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Title: Reconstruction of global gridded monthly sectoral water withdrawals for 1971–2010 and analysis of their spatiotemporal patterns

Human water withdrawal has increasingly altered the global water cycle in past decades, yet our understanding of its driving forces and patterns is limited. Reported historical estimates of sectoral water withdrawals are often sparse and incomplete, mainly restricted to water withdrawal estimates available at annual and country scales, due to a lack of observations at seasonal and local scales. In this study, through collecting and consolidating various sources of reported data and developing spatial and temporal statistical downscaling algorithms, we reconstruct a global monthly gridded (0.5°) sectoral water withdrawal dataset for the period 1971–2010, which distinguishes six water use sectors, i.e., irrigation, domestic, electricity generation (cooling of thermal power plants), livestock, mining, and manufacturing. Based on the reconstructed dataset, the spatial and temporal patterns of historical water withdrawal are analyzed. Results show that total global water withdrawal has increased significantly during 1971–2010, mainly driven by the increase in irrigation water withdrawal. Regions with high water withdrawal are those densely populated or with large irrigated cropland production, e.g., the United States (US), eastern China, India, and Europe. Seasonally, irrigation water withdrawal in summer for the major crops contributes a large percentage of total annual irrigation water withdrawal in mid- and high-latitude regions, and the dominantmore » season of irrigation water withdrawal is also different across regions. Domestic water withdrawal is mostly characterized by a summer peak, while water withdrawal for electricity generation has a winter peak in high-latitude regions and a summer peak in low-latitude regions. Despite the overall increasing trend, irrigation in the western US and domestic water withdrawal in western Europe exhibit a decreasing trend. Our results highlight the distinct spatial pattern of human water use by sectors at the seasonal and annual timescales. Here, the reconstructed gridded water withdrawal dataset is open access, and can be used for examining issues related to water withdrawals at fine spatial, temporal, and sectoral scales.« less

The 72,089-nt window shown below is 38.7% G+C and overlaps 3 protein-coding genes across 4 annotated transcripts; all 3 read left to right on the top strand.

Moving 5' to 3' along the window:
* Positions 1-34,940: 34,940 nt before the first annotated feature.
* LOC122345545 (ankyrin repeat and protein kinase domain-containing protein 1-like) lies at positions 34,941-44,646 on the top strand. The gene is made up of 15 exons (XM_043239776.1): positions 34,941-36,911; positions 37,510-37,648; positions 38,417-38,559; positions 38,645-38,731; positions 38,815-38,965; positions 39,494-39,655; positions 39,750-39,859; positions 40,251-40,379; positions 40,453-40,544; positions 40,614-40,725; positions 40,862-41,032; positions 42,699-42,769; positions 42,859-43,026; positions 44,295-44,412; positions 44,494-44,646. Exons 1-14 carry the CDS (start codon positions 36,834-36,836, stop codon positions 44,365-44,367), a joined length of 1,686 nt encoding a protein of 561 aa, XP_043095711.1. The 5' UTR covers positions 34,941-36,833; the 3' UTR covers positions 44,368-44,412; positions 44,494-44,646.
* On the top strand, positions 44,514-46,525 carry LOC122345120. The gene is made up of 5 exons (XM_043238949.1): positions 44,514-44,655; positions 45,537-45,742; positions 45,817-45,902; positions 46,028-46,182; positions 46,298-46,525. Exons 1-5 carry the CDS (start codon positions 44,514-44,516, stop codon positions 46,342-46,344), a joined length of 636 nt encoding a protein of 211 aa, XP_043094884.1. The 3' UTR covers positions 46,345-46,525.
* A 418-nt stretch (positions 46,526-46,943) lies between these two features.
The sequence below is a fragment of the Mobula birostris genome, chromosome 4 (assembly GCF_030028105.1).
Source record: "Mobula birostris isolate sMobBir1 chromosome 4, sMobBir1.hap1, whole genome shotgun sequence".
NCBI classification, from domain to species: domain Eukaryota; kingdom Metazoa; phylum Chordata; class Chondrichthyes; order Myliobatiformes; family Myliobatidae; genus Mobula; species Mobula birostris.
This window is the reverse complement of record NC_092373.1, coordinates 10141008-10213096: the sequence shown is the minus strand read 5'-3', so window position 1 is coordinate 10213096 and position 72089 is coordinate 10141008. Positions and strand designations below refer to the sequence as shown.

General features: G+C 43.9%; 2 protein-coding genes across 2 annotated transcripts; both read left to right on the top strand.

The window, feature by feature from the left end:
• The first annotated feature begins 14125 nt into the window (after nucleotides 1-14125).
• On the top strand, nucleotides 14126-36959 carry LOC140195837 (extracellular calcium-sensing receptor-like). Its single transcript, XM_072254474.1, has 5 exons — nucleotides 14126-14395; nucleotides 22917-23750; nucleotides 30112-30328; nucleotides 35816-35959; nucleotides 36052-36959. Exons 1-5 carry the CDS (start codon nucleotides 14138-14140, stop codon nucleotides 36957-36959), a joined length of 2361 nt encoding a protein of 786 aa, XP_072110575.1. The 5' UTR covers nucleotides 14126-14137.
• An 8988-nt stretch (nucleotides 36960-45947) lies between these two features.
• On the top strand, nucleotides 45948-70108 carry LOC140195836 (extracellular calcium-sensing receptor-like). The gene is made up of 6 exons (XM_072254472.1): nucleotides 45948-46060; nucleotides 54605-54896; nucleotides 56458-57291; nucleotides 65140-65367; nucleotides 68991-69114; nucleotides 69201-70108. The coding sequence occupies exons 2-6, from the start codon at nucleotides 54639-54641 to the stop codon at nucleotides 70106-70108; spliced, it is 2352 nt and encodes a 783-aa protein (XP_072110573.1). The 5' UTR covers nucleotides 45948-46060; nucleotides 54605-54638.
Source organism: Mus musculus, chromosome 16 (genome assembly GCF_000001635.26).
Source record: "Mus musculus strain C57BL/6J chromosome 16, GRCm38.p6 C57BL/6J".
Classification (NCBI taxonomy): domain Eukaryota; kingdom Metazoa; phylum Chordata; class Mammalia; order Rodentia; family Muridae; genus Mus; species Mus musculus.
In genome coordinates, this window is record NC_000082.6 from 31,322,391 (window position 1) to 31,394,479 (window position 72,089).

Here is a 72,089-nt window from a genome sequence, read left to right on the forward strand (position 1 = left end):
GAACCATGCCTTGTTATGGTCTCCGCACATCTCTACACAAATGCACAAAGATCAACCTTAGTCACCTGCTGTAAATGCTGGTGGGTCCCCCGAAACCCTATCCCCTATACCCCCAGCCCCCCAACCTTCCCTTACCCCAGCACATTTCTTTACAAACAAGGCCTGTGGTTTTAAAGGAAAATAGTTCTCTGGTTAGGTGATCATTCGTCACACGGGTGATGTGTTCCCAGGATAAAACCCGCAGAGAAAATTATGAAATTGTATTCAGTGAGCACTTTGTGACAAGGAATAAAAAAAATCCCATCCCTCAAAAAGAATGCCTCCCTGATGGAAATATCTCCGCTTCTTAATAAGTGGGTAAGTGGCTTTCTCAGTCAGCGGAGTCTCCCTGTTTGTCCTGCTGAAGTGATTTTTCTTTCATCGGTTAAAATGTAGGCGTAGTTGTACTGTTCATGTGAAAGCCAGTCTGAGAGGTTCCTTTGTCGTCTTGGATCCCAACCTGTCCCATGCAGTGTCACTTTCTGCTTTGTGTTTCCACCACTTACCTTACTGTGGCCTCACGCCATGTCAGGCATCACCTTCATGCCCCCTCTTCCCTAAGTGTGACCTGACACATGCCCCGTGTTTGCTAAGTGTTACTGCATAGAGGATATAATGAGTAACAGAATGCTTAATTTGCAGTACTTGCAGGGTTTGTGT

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  1. Chinese Academy of Sciences (CAS), Beijing (China); Pacific Northwest National Lab. (PNNL), Richland, WA (United States); Univ. of Chinese Academy of Sciences, Beijing (China)
  2. Pacific Northwest National Lab. (PNNL), College Park, MD (United States); Univ. of Maryland, College Park, MD (United States)
  3. Pacific Northwest National Lab. (PNNL), Richland, WA (United States)
  4. Chinese Academy of Sciences (CAS), Beijing (China); Univ. of Chinese Academy of Sciences, Beijing (China)
  5. Pacific Northwest National Lab. (PNNL), College Park, MD (United States)
  6. Goethe Univ. Frankfurt, Frankfurt am Main (Germany); Senckenberg Biodiversity and Climate Research Centre (BiK-F), Frankfurt am Main (Germany)
  7. Univ. of Kassel, Kassel (Germany)
  8. Potsdam Institute for Climate Impact Research (PIK), Potsdam (Germany); Humboldt-Univ. zu Berlin, Berlin (Germany)
  9. National Institute for Environmental Studies, Tsukuba (Japan)
  10. International Institute for Applied Systems Analysis (IIASA), Laxenburg (Austria)
Publication Date:
Report Number(s):
Journal ID: ISSN 1607-7938
Grant/Contract Number:
Accepted Manuscript
Journal Name:
Hydrology and Earth System Sciences (Online)
Additional Journal Information:
Journal Name: Hydrology and Earth System Sciences (Online); Journal Volume: 22; Journal Issue: 4; Journal ID: ISSN 1607-7938
European Geosciences Union (EGU)
Research Org:
Pacific Northwest National Lab. (PNNL), Richland, WA (United States)
Sponsoring Org:
Country of Publication:
United States
OSTI Identifier: